TITLE

When should you deactivate implanted cardiac devices?

PUB. DATE
May 2007
SOURCE
Hospice Management Advisor;May2007, Vol. 12 Issue 5, p55
SOURCE TYPE
Periodical
DOC. TYPE
Article
ABSTRACT
The article presents the views of U.S. physicians on when to deactivate implanted cardiac devices among hospice patients. James Kirkpatrick states that there is a lack of national rules that would aid physicians in deciding the existence of implants. Jennifer Ballantine on her study expresses that if such devices prolong the suffering of a patient, interfering the function of the device is needed. Nathan Goldstein states implants should be removed if adverse effects exist.
ACCESSION #
24945906

 

Related Articles

  • When should you deactivate implanted cardiac devices?  // Medical Ethics Advisor;Apr2007, Vol. 23 Issue 4, p41 

    The article discusses the deactivation of implanted cardiac devices. A survey of hospices in Denver reveals that physicians have varied reaction on deactivating cardiac devices. According to James Kirkpatrick, an echocardiologist in Pennsylvania, there is a lack of national guidelines that would...

  • New device detects changes in heart….  // Medical Device Daily;4/29/2011, Vol. 15 Issue 83, Special section p1 

    The article offers information on the AngelMed Guardian implantable heart monitor device for heart attack patients.

  • Detroit center implants CoreValve.  // Medical Device Daily;3/3/2011, Vol. 15 Issue 42, p3 

    The article reports on the completion of the first two transcatheter aortic valve implants (TAVI) by the Detroit Medical Center Cardiovascular Institute (CVI) in Michigan.

  • A healthy combination. Teague, Paul E. // Design News;6/4/2001, Vol. 57 Issue 11, p13 

    Editorial. Comments on an implantable heart-monitoring device from Medtronic that could transmit information to Internet sites. Forecast on the device's public release; Significance of medical devices having Internet capabilities; Application to drug-based therapy.

  • Significant improvement of myocardial function following cardiac support device implantation: Illustration by two-dimensional strain. Serri, Karim; Labrousse, Louis; Reant, Patricia; Lafitte, Stephane; Roudaut, Raymond // European Journal of Echocardiography;Dec2006, Vol. 7 Issue 6, p473 

    Abstract: Cardiac support devices (CSD) offer a new therapeutic alternative to patients with end-stage refractory heart failure and severe left ventricle (LV) dilatation. Passive mechanical constraint has been shown to reduce LV dilatation as well as to improve LV function and patient symptoms....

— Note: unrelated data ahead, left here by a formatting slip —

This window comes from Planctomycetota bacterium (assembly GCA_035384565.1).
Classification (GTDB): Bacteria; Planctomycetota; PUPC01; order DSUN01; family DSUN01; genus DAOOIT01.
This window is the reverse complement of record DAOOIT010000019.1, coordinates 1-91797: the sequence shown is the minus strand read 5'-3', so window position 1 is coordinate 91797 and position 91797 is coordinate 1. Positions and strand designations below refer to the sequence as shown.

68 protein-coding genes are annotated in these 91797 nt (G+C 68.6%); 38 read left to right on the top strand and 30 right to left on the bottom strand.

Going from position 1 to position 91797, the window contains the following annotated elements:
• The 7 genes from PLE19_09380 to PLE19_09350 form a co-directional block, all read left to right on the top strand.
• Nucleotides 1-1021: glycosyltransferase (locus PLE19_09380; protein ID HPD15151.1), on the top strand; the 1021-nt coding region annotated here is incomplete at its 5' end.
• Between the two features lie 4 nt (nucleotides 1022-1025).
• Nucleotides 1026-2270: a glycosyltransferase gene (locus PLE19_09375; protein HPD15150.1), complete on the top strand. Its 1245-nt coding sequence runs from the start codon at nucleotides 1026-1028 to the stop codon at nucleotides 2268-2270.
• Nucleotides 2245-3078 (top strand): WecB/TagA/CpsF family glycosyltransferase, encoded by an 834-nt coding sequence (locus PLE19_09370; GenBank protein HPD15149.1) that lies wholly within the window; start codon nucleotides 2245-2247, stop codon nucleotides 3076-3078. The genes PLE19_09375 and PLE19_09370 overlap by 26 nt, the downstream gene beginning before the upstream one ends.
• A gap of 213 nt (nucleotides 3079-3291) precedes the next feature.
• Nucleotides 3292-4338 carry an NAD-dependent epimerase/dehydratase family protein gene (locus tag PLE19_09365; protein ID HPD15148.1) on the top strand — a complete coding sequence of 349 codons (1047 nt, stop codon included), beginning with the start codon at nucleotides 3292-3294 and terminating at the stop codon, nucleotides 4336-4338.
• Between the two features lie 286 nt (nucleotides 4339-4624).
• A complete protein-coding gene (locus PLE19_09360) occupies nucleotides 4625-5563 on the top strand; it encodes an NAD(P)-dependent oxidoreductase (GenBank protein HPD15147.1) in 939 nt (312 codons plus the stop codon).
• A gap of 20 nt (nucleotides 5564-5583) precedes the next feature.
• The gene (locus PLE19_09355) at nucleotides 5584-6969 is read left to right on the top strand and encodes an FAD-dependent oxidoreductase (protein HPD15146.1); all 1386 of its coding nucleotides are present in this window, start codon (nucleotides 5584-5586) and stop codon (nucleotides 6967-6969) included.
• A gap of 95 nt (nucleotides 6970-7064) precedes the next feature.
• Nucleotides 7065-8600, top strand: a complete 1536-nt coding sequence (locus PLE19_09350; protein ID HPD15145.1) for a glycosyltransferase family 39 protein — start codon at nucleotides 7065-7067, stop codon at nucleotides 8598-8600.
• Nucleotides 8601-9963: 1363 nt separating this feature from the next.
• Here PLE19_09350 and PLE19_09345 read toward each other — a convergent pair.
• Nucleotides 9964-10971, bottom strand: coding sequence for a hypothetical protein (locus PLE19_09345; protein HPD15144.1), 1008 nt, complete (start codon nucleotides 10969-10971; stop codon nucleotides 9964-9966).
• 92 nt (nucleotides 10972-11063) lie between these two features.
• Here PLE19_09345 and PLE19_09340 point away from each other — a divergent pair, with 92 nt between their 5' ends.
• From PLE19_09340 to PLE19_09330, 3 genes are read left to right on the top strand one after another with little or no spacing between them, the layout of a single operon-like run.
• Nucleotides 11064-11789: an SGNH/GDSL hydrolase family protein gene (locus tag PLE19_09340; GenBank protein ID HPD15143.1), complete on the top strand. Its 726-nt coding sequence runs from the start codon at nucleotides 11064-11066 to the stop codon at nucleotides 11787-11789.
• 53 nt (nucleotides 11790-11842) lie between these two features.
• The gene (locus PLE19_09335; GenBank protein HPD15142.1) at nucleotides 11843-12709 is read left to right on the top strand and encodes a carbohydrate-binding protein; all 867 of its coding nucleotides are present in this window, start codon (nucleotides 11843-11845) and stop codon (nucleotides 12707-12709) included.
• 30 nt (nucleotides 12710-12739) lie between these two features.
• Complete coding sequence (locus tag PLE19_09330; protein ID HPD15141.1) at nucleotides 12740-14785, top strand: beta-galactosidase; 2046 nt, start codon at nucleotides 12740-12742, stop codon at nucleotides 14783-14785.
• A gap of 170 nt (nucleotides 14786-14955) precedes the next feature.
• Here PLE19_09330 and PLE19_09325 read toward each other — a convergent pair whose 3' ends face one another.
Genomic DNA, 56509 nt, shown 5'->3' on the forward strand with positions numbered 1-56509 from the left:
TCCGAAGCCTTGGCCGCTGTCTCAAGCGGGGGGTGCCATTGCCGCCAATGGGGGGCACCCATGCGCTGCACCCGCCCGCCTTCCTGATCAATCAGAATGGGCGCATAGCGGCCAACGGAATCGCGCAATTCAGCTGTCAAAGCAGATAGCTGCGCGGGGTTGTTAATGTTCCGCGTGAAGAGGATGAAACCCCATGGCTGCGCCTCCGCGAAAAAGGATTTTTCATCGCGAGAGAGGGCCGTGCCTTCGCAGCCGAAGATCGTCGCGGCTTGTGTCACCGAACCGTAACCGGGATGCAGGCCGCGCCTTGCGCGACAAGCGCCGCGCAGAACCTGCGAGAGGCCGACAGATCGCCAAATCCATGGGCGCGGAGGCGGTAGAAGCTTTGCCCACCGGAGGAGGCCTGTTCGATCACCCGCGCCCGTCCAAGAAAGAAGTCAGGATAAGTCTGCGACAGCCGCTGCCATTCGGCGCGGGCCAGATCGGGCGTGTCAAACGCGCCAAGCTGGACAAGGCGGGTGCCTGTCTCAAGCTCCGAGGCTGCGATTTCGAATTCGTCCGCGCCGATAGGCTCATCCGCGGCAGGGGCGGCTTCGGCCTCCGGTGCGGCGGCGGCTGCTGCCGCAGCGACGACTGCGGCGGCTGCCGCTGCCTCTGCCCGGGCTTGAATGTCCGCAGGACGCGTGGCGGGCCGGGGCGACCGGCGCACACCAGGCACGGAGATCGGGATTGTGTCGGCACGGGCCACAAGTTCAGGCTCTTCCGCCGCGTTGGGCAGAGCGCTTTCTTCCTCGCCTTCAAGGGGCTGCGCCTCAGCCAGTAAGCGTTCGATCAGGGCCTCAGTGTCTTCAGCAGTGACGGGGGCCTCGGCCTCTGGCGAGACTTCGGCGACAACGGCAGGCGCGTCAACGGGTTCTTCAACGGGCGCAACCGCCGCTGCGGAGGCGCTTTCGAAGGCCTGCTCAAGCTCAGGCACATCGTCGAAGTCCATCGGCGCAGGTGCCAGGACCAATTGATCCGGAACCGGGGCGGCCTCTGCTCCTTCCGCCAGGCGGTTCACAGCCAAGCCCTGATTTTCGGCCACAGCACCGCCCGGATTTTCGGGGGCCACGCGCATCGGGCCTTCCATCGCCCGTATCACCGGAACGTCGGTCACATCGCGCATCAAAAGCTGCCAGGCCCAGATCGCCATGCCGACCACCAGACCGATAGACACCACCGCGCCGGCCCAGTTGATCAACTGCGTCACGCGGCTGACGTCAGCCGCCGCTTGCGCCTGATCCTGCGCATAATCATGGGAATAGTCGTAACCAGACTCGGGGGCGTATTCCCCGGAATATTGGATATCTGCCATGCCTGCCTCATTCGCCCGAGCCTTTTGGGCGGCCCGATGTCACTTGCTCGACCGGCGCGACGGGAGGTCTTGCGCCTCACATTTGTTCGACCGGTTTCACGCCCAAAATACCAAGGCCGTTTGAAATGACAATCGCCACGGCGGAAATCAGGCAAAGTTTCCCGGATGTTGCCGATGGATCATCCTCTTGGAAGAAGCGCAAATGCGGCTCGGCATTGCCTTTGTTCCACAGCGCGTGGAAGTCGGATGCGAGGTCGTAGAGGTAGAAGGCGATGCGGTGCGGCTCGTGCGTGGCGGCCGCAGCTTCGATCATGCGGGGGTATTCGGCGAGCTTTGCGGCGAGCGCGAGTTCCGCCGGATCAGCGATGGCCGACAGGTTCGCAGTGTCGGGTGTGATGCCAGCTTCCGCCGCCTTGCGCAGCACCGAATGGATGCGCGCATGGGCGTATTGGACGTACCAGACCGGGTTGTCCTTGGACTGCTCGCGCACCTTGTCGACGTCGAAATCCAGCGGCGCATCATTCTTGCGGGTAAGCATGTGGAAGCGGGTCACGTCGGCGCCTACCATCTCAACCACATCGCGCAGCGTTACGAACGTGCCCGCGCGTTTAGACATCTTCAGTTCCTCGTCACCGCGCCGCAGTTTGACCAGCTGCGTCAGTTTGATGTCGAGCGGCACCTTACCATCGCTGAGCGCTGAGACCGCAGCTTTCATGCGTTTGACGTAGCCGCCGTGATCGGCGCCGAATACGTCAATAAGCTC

• Percutaneous Vertebroplasty in a Broken Vertebral Titanium Implant (Titanium Mesh Cage). Bierry, G.; Buy, X.; Mohan, P.; Cupelli, J.; Steib, J. P.; Gangi, A. // CardioVascular & Interventional Radiology;Jul/Aug2006, Vol. 29 Issue 4, p706 

    We report the case of a percutaneous consolidation of a broken vertebral implant (Surgical Titanium Mesh Implants; DePuy Spine, Raynham, MA, USA) by vertebroplasty. Four years after anterior spondylectomy with cage implantation and stabilization with posterior instrumentation, the patient was...

  • Ventricular assist devices. Chauhan, Sandeep // Annals of Cardiac Anaesthesia;Oct-Dec2013, Vol. 16 Issue 4, p257 

    The author focuses on the implantation of left ventricular assist devices (LVAD). A study published within the issue, about patients with LVADs who underwent endoscopy procedures for gastrointestinal bleeding, is referenced. Factors for medical personnel to consider before performing surgery on...

  • SynCardia Total Artificial Heart. Copeland, Jack G. // Texas Heart Institute Journal;2013, Vol. 40 Issue 5, p587 

    The article evaluates the SynCardia temporary Total Artificial Heart (TAH-t) from SynCardia Systems Inc.

  • Initial Clinical Experience with the HeartMate II Axial-Flow Left Ventricular Assist Device. Frazier, O. H.; Gemmato, Courtney; Myers, Timothy J.; Gregoric, Igor D.; Radovancevic, Brano; Loyalka, Pranav; Kar, Biswajit // Texas Heart Institute Journal;2007, Vol. 34 Issue 3, p275 

    The redesigned HeartMate[R] II, an axial-flow left ventricular assist device, is simpler, smaller, and easier to operate than are pulsatile pumps. These design characteristics should make the HeartMate II more reliable and durable and broaden the eligible population base. We implanted the...

Share

Read the Article

Courtesy of VIRGINIA BEACH PUBLIC LIBRARY AND SYSTEM

Sorry, but this item is not currently available from your library.

Try another library?
Sign out of this library

Other Topics